Johnson added that the city and the police department thought it wise to inform those who had been recorded lest the surveillance activity be discovered later and fuel fears of racial animus.

Chief Bellamy said in a Dec. 11 interview with ***YES! Weekly*** that the recordings remain the subject of a police investigation, and for that reason he would not release them to the community members whose conversations were captured. He said no criminal wrongdoing has been discovered on the part of those who authorized and made the recordings, adding that the police violated no constitutional rights in the course of their surveillance activities.

Bellamy said the department’s internal affairs and professional standards divisions were currently investigating the police personnel who authorized and made the recordings. “We’re investigating certain other things that would tie into this,” he said. “We have talked to some people that was a part of the unit that was involved with the taping.”

The chief declined to discuss the motive for making the recordings, and indicated that he was uncertain whether any files existed documenting the surveillance activities. Bellamy said information about the reasons for the recordings might never be made public if it remains part of an internal affairs investigation.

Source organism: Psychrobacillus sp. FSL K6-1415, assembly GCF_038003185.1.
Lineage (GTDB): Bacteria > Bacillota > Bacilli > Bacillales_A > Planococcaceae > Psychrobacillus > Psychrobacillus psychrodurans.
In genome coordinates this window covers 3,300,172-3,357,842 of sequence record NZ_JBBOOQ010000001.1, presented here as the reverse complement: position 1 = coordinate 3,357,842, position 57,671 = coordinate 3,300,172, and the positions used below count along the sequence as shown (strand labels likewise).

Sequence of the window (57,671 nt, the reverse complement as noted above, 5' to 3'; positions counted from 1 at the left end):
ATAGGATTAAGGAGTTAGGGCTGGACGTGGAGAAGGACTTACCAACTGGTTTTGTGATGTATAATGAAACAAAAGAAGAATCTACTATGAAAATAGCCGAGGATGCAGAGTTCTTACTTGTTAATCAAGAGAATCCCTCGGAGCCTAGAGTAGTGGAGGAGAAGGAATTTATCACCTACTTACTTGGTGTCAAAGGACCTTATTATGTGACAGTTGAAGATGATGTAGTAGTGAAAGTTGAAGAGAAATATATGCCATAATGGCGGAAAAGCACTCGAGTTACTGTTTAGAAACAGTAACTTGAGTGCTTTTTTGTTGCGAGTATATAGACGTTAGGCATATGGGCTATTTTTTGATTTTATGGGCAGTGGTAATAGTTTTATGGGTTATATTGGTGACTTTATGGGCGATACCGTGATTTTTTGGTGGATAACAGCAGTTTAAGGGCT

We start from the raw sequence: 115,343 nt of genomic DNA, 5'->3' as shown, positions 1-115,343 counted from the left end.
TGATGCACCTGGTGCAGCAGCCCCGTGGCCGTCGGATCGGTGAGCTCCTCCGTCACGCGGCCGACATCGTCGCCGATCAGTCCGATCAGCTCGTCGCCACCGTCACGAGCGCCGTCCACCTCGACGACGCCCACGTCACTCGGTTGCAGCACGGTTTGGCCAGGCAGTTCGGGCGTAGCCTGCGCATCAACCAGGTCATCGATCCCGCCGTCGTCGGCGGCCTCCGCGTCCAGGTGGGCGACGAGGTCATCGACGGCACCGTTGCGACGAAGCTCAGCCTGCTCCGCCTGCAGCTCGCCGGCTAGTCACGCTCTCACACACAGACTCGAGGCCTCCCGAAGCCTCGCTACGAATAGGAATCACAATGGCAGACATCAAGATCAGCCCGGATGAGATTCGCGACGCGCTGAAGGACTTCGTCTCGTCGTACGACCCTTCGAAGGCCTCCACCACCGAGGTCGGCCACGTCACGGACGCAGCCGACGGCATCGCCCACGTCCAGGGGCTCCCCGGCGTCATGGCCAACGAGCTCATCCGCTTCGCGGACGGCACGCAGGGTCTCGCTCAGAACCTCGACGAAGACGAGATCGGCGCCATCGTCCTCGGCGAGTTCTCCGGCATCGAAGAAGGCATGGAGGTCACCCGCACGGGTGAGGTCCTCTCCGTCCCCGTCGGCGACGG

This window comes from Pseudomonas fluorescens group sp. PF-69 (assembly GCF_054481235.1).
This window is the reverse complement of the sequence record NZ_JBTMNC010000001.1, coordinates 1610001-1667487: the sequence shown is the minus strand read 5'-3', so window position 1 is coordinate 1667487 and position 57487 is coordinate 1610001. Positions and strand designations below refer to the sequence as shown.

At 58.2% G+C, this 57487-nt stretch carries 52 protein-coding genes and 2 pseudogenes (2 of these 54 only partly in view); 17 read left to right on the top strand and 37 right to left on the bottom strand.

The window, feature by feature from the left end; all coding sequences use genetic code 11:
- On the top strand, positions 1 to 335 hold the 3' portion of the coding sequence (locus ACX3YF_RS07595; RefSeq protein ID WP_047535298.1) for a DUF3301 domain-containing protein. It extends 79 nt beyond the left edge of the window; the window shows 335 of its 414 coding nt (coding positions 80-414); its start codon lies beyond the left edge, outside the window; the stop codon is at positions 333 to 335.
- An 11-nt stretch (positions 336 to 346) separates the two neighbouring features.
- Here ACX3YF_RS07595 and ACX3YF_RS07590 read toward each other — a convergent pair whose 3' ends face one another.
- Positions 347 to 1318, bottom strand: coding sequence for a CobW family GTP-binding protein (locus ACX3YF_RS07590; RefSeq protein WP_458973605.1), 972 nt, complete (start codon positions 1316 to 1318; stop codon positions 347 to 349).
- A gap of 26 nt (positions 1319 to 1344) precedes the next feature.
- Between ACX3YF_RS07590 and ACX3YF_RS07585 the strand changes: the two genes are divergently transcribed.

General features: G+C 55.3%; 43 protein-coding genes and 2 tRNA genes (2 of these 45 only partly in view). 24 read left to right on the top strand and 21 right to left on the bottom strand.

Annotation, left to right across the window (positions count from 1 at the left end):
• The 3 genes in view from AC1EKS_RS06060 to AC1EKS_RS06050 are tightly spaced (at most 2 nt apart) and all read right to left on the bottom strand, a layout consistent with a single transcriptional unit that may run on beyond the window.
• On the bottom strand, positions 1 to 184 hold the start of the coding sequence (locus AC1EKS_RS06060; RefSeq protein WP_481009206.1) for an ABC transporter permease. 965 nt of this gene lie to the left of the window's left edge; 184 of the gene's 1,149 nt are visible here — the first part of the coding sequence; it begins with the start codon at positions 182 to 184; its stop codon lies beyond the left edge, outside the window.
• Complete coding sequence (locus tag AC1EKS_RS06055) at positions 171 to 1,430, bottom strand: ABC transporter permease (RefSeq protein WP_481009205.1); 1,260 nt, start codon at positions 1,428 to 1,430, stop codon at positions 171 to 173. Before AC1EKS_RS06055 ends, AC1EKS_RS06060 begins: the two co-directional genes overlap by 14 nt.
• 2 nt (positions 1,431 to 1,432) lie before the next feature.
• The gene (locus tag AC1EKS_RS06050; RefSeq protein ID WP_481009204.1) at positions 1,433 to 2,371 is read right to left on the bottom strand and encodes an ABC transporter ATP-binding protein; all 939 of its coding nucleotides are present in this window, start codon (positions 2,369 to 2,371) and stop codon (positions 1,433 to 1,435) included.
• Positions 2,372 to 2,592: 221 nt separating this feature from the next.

Beyond noting that the task force member from High Point, Delilah Summers, came under suspicion from her Greensboro counterparts for some kind of inappropriate activity, Mitchell Johnson has said he is unable to comment on the specific reasons for the recordings.

Summers, who could not be reached for comment, was formerly employed as a resource coordinator for the non-profit group High Point Community Against Violence. According to a 2004 report by the Center for Youth, Family and Community Initiatives at UNCG, Summers participated in the highly-publicized High Point West End Initiative, an effort touted by former District Attorney Stuart Albright in his recent campaign for superior court judge, which paired get-tough threats of prosecution with offers of community support for violent criminals who agreed to stay out of trouble.

Later Summers would join a non-sworn employee of the Greensboro Police Department named Cathleen Vance in a collaborative effort between the two cities to arrange community support for violent criminals who agreed to turn their lives around in exchange for avoiding prosecution. Vance, who currently works in the department’s watch operations center, did not respond to an e-mailed request for comment on this story.